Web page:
The mark has been one of the most distinctive features of Australian football since rules were drawn up in 1859. Some people claim that the origin of the term mark comes from the practice of a player who has just taken a mark physically marking the ground with his/her foot, or cap which formed part of the attire worn by players in the 19th century, to show where he took the fair catch. Others claim that the origin of the mark comes from the traditional Aboriginal game of Marn Grook, said to have influenced Tom Wills' writing of the laws of the game, it is claimed that in Marn Grook, jumping to catch the ball, called "mumarki", an Aboriginal word meaning "to catch", results in a free kick. Some counterclaim this theory as false etymology. In Australian football, marks are described in combination of the following ways. Overhead mark: catching the ball with hands extended above the head Contested mark: catching the ball against one or more opponents who are attempting to mark or spoil the player attempting the mark.
This skill is declining in the professional game due to coaches discouraging preferring to avoid contests. Pack mark: catching the ball against one or more opponents and/or teammates all close to the fall of the ball. High mark: catching the ball whilst jumping up in the air. Stewart "Buckets" Loewe, Matthew Richardson and Simon Madden are notable exponents of the high mark. Spectacular mark: sometimes nicknamed'specky','screamer' or'hanger', this term is most used when a mark taken whilst jumping in the air. Additional elevation is achieved by using the legs to spring off the back or shoulders of one or more opponents and/or teammates; the movement of other players beneath the player marking can cause them to lose balance in mid air and land or fall awkwardly, enhancing the spectacle of the mark. The name reflects its popularity among spectators. Chest mark: catching the ball and drawing it in to the chest; this is considered the easiest mark to take, is used in wet weather. At professional level this skill is discouraged by coaches due to it giving opponents a much better chance of intercepting the ball from most directions.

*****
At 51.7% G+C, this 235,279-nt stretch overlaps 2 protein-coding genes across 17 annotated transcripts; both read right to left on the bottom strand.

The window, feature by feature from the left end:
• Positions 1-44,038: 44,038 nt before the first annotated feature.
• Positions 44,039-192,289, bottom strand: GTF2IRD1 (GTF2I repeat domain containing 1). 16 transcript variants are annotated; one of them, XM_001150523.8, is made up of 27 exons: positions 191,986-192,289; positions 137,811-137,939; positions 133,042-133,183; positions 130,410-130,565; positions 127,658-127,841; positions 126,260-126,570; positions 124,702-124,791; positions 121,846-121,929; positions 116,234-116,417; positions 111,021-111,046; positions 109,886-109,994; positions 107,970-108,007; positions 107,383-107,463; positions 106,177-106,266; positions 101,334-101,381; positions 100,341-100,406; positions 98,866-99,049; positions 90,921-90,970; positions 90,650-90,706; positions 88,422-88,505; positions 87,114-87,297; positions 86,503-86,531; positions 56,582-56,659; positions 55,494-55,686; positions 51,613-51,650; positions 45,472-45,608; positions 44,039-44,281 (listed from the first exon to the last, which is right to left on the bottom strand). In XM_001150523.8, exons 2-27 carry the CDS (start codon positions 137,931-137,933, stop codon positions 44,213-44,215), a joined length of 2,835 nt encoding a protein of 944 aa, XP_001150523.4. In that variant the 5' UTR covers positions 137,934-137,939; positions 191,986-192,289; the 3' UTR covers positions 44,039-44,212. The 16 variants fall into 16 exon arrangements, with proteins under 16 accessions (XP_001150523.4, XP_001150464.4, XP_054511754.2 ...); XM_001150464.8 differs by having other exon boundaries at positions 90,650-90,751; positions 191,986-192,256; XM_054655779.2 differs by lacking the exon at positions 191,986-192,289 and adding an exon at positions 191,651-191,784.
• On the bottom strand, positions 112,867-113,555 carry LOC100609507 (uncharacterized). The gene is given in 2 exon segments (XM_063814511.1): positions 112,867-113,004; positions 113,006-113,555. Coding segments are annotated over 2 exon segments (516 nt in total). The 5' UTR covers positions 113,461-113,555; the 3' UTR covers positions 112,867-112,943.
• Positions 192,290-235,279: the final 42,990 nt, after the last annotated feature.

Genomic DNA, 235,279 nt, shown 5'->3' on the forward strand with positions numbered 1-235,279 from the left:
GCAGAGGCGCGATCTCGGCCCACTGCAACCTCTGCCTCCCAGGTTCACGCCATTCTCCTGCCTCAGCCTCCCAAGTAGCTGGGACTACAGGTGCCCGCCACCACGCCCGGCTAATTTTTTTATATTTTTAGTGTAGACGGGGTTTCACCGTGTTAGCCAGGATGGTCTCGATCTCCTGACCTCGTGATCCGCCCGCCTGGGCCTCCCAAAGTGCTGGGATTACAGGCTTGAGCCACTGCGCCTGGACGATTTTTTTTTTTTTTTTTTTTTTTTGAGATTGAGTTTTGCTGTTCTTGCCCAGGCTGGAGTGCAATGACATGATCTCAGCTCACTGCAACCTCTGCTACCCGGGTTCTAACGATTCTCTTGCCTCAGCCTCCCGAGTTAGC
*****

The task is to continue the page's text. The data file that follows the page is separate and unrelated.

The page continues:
Out in front: catching the ball with arms extended forward from the body. This skill is difficult with the ball travelling low and at high speeds. At professional level this skill is preferred by coaches, as it gives opponents less chance of spoiling from behind, if the ball spills, it will be "front and centre" of the player, which makes it much easier for rovers to predict and to execute game strategy. One-handed mark: catching the ball with only one hand. Used in a contested situation where one player's arm is impeded by an opponent, or where the player uses upper body strength to physically fend off their opponent. While spectacular, this skill is discouraged by coaches due to a low percentage of success and is sometimes seen as "showing off" or "lairising". Diving mark: leaping horizontally to catch the ball before it hits the ground. With the flight of the ball: a mark taken running in the direction that the ball is travelling. In order to do this, the player must take their eyes off opposition players sometimes running at fast pace in the opposite direction.
This type of mark is branded "courageous", because in attempting the mark, the player must ignore the danger of a high
Christopher Dylan Judd is a former professional Australian rules footballer and captain of both the West Coast Eagles and Carlton Football Club in the Australian Football League. Regarded as one of the best footballers in the modern game, Judd twice won the league's highest individual honour, the Brownlow Medal, was a dual Leigh Matthews Trophy winner as the AFL Players Association most valuable player, he was a premiership captain, having captained the West Coast Eagles to the 2006 AFL Premiership. Recognised as one of the game's premier midfielders, Judd was selected in the All-Australian team six times, including as captain in 2008. At a representative level, he played for Australia in the 2002 International Rules Series and for Victoria in the AFL Hall of Fame Tribute Match in 2008. Judd is recognised as a great at two clubs: Carlton. During his 134 games with West Coast he captained the club for two seasons and won two Club Champion Awards. After returning to Melbourne to captain the Carlton Football Club, Judd won the John Nicholls Medal as the club's Best and Fairest three times, become the fourth player in AFL history to win a Brownlow Medal at more than one club.
Judd was born in Melbourne to Lisa Engel. He was raised in Melbourne's south-eastern suburbs, where he played for the East Sandringham Junior Football Club before he attended Caulfield Grammar School. Judd was an junior track and field star and solid cricket player. At Caulfield Grammar, he began to focus on Australian rules football and captained the school's First team. Judd attained an ENTER score of 96.20 on his Victorian Certificate of Education. Judd was a graduate of the 2000 AIS/AFL Academy and participated in the 2000 AFL Under 18 Championships, although due to his young age at 17, he was too young to be drafted by an AFL club, he played TAC Cup football with the Sandringham Dragons through to 2001. At the 2001 AFL Under 18 Championships, Judd was named captain of the Vic Metro team, despite chronic shoulder problems. Although he missed the 2001 AFL Draft Camp, his performances at the state championships made him an obvious standout to recruiters and he was tipped to be picked high in the 2001 AFL Draft.